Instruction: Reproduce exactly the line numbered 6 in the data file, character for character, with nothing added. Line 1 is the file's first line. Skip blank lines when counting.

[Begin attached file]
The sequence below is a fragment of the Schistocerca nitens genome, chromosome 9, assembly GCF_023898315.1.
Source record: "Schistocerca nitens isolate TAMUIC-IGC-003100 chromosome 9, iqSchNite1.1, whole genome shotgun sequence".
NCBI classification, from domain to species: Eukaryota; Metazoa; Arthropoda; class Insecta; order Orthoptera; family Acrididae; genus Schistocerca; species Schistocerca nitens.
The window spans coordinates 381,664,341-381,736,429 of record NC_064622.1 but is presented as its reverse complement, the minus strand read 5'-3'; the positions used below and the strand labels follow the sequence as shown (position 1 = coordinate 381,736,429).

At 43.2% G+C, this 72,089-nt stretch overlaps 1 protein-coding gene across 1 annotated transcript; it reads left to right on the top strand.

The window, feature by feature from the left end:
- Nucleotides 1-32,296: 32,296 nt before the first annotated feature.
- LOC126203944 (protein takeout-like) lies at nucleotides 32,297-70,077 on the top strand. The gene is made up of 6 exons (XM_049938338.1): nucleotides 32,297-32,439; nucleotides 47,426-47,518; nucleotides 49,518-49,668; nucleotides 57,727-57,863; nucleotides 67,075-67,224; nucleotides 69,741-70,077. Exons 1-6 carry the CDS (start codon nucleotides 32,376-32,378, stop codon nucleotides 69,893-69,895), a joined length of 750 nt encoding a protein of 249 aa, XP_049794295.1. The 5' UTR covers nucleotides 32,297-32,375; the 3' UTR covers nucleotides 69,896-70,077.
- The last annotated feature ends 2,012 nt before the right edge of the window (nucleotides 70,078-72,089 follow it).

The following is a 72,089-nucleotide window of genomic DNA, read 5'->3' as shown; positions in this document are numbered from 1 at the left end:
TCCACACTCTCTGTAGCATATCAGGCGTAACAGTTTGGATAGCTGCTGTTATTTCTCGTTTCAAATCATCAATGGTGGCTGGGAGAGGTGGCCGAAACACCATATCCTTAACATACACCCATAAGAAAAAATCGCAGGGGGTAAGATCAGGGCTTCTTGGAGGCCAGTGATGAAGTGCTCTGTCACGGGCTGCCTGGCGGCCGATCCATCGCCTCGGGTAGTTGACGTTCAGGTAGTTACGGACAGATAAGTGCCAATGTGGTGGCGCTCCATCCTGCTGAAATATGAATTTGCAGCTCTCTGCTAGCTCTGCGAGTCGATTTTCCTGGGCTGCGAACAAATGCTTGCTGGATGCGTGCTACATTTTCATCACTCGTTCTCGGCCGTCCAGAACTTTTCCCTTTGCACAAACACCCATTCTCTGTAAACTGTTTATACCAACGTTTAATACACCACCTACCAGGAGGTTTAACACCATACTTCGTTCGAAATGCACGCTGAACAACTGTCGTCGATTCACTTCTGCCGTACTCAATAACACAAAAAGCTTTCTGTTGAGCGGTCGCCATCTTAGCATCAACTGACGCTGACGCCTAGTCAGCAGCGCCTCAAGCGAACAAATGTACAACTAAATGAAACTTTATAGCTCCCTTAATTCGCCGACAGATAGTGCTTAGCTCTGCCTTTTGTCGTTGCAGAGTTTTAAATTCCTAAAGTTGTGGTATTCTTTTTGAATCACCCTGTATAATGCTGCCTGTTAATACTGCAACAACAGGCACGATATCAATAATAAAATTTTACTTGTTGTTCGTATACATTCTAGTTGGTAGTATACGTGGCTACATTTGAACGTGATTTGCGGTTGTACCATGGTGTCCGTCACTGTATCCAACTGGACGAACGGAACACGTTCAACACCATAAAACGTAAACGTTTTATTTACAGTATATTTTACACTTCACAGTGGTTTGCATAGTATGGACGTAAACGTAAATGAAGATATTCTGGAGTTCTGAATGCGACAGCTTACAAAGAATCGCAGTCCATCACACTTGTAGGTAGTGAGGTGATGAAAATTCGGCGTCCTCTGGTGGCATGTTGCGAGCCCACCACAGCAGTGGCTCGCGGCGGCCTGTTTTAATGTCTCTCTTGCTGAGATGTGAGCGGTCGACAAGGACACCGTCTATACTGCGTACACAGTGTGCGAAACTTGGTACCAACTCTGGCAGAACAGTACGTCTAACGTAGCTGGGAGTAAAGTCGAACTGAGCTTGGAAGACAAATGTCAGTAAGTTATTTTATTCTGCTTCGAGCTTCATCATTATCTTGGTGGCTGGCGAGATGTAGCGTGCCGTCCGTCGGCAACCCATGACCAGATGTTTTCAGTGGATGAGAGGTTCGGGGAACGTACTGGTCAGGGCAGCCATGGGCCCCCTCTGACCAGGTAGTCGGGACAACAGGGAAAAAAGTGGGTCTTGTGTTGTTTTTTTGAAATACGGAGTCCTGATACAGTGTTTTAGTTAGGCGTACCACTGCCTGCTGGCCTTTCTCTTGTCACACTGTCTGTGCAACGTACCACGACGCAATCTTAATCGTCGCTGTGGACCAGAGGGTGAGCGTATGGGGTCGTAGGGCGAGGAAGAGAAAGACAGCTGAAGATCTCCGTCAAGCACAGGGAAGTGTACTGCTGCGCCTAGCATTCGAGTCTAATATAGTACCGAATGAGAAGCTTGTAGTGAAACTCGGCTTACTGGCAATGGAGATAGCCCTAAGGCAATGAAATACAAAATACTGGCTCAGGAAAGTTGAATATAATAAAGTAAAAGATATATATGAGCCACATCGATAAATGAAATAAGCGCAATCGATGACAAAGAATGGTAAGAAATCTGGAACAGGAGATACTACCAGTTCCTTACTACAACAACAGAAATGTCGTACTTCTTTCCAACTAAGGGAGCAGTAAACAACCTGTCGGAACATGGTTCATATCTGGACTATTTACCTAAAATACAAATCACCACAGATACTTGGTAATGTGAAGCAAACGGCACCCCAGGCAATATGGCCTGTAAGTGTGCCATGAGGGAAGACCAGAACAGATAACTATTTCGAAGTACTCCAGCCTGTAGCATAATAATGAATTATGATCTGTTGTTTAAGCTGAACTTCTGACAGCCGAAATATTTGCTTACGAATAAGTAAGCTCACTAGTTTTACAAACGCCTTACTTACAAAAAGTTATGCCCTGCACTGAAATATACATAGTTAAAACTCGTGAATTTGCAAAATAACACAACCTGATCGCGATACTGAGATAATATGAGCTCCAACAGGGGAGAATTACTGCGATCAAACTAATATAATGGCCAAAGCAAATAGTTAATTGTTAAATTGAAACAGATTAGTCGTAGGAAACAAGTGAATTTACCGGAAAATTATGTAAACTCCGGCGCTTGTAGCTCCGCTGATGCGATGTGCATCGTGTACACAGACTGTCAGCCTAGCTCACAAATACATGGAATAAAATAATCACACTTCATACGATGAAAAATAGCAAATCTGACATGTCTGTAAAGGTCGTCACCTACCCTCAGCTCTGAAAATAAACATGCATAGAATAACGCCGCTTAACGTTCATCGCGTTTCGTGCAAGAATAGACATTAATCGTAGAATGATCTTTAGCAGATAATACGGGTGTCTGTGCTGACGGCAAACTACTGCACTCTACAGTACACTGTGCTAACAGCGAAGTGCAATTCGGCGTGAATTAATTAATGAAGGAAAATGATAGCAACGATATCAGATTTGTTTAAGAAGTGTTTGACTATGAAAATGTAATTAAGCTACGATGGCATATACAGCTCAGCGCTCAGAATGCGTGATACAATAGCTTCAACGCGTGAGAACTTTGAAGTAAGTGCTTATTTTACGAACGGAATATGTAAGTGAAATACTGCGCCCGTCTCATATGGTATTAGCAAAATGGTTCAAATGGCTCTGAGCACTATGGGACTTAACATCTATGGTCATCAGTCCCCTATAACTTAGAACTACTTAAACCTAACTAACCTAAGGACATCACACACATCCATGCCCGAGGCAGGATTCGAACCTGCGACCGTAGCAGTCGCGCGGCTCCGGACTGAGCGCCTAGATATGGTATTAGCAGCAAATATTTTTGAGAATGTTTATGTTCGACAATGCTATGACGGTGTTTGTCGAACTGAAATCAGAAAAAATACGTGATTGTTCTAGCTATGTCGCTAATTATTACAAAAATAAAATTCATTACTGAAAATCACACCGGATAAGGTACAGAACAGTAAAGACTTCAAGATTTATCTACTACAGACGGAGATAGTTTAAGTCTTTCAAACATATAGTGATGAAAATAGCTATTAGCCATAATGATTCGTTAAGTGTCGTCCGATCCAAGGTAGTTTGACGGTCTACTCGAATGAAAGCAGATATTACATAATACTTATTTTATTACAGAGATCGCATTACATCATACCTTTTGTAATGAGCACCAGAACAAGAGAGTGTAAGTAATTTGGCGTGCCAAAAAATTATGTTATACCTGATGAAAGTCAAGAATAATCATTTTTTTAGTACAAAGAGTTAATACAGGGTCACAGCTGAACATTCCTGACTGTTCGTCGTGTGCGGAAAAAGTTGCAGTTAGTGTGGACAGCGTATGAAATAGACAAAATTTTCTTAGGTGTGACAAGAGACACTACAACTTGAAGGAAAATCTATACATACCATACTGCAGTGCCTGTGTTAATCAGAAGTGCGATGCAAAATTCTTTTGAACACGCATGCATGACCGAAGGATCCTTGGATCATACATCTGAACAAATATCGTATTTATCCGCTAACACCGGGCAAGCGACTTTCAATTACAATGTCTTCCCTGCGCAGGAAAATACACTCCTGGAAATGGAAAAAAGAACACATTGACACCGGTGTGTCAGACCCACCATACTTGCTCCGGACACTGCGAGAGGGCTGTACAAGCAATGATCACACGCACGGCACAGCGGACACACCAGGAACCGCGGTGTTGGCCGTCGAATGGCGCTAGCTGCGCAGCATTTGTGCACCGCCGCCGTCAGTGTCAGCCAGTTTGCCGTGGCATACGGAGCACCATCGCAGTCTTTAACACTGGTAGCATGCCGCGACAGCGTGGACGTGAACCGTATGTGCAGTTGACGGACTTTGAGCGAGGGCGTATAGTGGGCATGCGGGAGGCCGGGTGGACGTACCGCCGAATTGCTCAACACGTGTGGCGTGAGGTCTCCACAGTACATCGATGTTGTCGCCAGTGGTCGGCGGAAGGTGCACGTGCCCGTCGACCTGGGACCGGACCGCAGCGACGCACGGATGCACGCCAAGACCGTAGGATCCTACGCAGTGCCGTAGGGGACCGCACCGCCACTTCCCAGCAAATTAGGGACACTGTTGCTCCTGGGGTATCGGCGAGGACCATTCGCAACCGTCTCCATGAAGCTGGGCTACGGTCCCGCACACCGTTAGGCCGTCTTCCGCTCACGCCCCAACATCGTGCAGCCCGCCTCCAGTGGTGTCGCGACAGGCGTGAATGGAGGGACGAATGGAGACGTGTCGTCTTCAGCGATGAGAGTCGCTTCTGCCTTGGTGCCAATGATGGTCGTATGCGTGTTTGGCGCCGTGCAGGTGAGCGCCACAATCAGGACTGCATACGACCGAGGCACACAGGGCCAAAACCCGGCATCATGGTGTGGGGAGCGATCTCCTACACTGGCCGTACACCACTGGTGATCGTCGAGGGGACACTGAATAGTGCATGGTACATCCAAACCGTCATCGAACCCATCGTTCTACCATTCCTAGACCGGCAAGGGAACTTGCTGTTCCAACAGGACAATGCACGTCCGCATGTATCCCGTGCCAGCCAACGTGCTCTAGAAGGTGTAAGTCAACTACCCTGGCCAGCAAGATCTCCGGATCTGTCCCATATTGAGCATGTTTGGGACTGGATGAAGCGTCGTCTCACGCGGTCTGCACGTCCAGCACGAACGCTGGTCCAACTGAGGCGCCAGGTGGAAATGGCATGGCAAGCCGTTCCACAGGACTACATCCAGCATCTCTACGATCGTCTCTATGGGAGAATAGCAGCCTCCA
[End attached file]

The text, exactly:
The window, feature by feature from the left end: